Table 2. Area under different soil series.

3.5. Soil Fertility Mapping

The soil fertility map was prepared by interpolating locations of surface soil sample collection sites. The sample analysis results were linked to point layer and map was generated using the ArcGIS software contains result on soil pH, organic carbon, available N, P, K. The availability of N, P, K and organic carbon were grouped into three fertility classes based on level of acceptance of critical limits. The soil of the block is moderately acidic (4.6 - 5.5) in reaction which is again classified into 3 classes based on pH value (Figure 2).

The soil of the study area contains high percent of organic carbon (Figure 2) which is again classified into 3 classes namely very very high (2.87% - 3%), very high (2.74% - 2.87%) and high (2.61% - 2.74%). From the organic carbon status map it is observed that 56.8% area of TGA is having very very high organic carbon followed by very high (35.8% of TGA) and high (7.3% of TGA) organic carbon which is a indication of medium to high availability nitrogen for crops. The availability of phosphorus in the soil is low to medium that covers 96.8% and 3.2% area of TGA respectively (Figure 2). Potassium availability of the soils of the entire study area is low (Figure 2) which is further classified into 3 classes as extremely low (11% of TGA), very low (29.6% of TGA) and low that covers 184.8 Sq∙Km area (59.5% of TGA). Based on the availability of NPK status a fertilizer recommendation map was prepared for potato, tomato, cabbage, cauliflower, Ginger which is the major crops grown in the study area.

3.6. Suitability of Soils for Crops

The suitability of soils for orange (Figure 3) indicates that 81% of the soils of the study area moderately and marginally suitable with limitation of topography (t) and fertility (f). The soils which are not suitable for orange is associated with the limitation of topography (moderately steep to very steep slope). The suitability of soils for pineapple (Figure 3) indicates that 95% of soils of the study area are marginally suitable with severe limitation of topography (slope and erosion) and in some areas fertility (soil pH). The remaining 5% area is not suitable because of very steep slopes.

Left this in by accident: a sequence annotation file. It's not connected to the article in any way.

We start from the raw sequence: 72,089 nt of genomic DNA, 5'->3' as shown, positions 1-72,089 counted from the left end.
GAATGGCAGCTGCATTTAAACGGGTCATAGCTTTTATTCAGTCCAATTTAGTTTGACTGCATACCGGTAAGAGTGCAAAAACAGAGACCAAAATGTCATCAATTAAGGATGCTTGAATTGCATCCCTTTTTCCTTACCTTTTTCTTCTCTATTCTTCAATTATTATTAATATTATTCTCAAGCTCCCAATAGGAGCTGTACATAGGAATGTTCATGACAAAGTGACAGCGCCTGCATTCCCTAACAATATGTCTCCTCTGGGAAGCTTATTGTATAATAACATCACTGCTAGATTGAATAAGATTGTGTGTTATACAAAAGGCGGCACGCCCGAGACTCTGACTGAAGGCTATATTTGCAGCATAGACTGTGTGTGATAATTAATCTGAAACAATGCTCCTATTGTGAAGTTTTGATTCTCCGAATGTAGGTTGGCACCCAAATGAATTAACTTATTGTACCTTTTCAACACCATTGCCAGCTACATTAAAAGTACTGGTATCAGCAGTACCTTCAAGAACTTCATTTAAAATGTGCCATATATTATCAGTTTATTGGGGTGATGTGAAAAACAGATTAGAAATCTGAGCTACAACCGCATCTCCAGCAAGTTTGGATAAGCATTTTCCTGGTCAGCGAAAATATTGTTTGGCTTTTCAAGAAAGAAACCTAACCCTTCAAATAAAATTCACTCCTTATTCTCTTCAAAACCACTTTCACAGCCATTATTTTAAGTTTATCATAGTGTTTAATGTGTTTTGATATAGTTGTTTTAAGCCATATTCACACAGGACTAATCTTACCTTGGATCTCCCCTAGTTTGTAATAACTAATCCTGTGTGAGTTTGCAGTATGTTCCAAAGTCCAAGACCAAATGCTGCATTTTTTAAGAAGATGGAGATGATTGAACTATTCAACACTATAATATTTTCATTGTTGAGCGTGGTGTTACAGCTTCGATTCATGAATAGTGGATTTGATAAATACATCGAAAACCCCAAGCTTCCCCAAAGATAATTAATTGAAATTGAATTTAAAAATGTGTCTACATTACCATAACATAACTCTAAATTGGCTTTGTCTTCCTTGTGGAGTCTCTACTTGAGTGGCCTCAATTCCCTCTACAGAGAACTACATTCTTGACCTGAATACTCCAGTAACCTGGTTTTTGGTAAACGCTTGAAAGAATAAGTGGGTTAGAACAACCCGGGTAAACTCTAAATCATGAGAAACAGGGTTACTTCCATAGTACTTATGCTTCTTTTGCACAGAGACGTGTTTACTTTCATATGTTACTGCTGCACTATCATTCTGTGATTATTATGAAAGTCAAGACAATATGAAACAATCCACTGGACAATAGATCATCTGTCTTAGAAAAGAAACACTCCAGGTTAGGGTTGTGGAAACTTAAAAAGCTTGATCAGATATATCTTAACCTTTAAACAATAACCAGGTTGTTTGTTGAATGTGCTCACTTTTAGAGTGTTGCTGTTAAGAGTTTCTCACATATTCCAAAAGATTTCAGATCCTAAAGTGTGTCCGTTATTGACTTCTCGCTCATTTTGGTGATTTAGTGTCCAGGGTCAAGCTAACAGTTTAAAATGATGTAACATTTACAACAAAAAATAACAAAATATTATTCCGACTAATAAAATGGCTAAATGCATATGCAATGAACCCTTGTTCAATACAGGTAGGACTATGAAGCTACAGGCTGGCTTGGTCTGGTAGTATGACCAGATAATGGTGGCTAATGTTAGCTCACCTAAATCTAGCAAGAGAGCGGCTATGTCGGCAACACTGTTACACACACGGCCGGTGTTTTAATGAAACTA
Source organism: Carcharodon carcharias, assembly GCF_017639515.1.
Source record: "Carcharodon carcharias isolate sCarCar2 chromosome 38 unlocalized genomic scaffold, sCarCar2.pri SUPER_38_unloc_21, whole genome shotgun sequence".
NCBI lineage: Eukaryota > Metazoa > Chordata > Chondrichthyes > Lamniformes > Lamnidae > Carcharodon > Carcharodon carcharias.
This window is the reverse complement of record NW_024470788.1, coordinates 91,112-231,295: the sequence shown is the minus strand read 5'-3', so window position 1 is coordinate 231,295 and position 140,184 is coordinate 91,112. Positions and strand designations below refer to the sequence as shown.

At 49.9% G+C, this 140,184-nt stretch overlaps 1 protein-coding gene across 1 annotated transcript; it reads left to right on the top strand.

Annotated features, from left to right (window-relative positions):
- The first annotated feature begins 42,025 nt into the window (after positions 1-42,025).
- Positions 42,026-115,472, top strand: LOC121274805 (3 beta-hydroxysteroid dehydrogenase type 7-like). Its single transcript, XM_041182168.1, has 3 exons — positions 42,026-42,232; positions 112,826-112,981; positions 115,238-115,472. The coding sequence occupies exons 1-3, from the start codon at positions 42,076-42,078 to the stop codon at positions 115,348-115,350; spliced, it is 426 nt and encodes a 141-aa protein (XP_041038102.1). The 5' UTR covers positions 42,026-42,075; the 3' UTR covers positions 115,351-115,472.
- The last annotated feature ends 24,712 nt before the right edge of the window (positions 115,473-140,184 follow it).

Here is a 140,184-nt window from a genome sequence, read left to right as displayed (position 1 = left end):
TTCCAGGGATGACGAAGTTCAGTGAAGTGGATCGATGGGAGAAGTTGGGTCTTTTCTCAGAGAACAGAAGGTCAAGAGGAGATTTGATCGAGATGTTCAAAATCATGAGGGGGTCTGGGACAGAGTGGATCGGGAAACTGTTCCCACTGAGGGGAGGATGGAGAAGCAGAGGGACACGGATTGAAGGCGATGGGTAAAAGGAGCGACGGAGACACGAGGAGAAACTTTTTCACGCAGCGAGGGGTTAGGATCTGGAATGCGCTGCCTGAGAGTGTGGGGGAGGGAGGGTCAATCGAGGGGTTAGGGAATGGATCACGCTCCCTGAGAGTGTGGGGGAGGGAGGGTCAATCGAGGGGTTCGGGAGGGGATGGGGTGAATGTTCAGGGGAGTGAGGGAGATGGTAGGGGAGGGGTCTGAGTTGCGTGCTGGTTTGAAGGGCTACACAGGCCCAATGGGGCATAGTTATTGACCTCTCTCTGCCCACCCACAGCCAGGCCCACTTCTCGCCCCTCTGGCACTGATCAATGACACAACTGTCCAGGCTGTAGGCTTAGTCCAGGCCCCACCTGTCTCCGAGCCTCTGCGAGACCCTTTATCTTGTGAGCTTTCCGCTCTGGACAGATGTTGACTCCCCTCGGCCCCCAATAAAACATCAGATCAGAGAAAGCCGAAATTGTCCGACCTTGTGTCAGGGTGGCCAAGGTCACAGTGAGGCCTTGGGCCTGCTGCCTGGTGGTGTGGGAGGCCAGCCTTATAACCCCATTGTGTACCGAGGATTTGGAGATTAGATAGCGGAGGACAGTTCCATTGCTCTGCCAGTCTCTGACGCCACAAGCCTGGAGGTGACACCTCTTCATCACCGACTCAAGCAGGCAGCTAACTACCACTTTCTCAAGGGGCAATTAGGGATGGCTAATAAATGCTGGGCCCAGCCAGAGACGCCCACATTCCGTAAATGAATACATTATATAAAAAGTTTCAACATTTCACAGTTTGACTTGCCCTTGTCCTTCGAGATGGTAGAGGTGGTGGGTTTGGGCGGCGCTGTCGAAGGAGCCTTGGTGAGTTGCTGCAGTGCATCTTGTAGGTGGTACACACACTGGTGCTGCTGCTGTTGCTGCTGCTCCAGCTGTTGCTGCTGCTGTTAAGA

3.7. Suggested Action Plan

The action plan map for the block has been prepared by integrating the land use/land cover, soil map, soil fertility map, fertilizer recommendation map and soil site suitability map of orange and pine apple and a composite land unit (CLU) map was prepared. The CLU map was reclassified based on interventions or suggested land use. The action plan includes areas for afforestation, intensive cultivation, in the existing cropped areas with soil conservation measures like mulching, zero tillage etc. and orange and pine apple plantation in open scrub lands which are cultivable wastelands. Afforestation is suggested in 99.28 Sq∙Km area that includes the open evergreen forest, open tree clad areas and dense scrub lands with climatically adapted fast growing tree species including multipurpose/high energy bio-fuel plants with soil conservation measures like contour bunding, gully plugging and continuous contour trenches should be opened for checking run off and soil erosion (Shweta et al. 2010). Existing agricultural areas (41.4 Sq∙Km) are suggested for intensive cultivation of potato, tomato, Ginger, Cabbage and Cauliflower. Orange and pine apple plantation is suggested in the wastelands with open scrub (76.6 Sq∙Km). Based on suitability of soils of open scrubland for orange and pine apple, 44.9 Sq∙Km area is suggested for orange plantation because these areas are moderately to marginally suitable for orange but not suitable for pine apple, 9.2 Sq∙Km area for pine apple because orange is not suitable for these areas. Since 21.9 Sq∙Km. area is suitable for both orange and pine apple these areas are suggested either for orange or for pineapple. The remaining areas (i.e. 2 Sq∙Km) which are not suitable for orange and pineapple are suggested for afforestation (Figure 3).